Adieu! Dr. Gino Strada: the partisan of humanity

Dr. Gino Strada and his medical humanitarian organization, EMERGENCY, were and remain a beacon of hope and relief for millions of people in several war-torn countries and conflict zones across the world

August 20, 2021 by Muhammed Shabeer
Dr. Gino Strada - Italy
Dr. Gino Strada. (Photo:

“The victims of a war, any war, are always civilians, who have no faults. This is why war is wrong in itself.” – Dr. Gino Strada

Dr. Gino Strada left this world on August 13 after succumbing to a heart attack at the age of 73. His demise has been bereaved by progressive sections across the world. He was a harbinger of peace and hope who provided healthcare and relief to millions of people in conflict zones across the world. Born in Milan, Italy, in April 1948, he graduated in medicine and trauma surgery from the University of Milan in 1978, specializing in emergency surgery. He started his career as a heart-lung transplant and medical surgeon and served in several major hospitals across the world. 

While he was working as a surgeon in missions of the International Committee of Red Cross from 1988, the suffering and humanitarian crises he witnessed in various conflict zones had a tremendous impact in his life and thoughts. In 1994, Dr. Strada, along with his wife Teresa Sarti and other colleagues, founded a medical humanitarian organization called EMERGENCY, which has now become a beacon of hope and relief for millions of people in countries ravaged by war and conflict.  

EMERGENCY started functioning with its medical initiatives in Rwanda in 1994. It currently runs 60 clinics and other medical facilities in 17 war-torn countries and is said to have treated around 11 million people worldwide. It presently has active operations in Afghanistan, Central African Republic, Iraq, Sierra Leone, Sudan, Uganda, and several other countries.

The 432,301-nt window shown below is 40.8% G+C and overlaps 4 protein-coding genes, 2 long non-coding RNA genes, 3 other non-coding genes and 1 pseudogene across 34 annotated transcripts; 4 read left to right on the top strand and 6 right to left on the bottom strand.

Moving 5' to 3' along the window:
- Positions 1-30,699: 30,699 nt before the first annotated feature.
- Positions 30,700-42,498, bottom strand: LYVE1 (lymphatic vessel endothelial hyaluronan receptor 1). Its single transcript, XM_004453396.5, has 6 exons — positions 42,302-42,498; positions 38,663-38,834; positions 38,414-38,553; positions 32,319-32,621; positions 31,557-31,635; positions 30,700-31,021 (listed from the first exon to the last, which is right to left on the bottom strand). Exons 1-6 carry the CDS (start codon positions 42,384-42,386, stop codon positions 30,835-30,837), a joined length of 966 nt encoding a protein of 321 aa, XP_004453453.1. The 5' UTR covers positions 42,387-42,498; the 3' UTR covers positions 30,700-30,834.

Dr. Strada’s efforts in Afghanistan to provide much needed medical care to people and his initiative to open the Salam Centre for Cardiac Surgery in Sudan stand out as exemplary examples of his resolve to help victims of war and conflict. Throughout his life, he remained a critic of war and injustice and strove to create a system which provides accessible and quality healthcare to people without any discrimination. While NATO was in absolute command in Afghanistan, it failed to set up any significant medical relief facilities for the people. On the other hand, Dr. Strada dared to negotiate with the Taliban while they were in power and opened the first EMERGENCY hospital in Afghanistan, in Kabul, in 2000, and another maternity center in Panjshir Valley by 2003.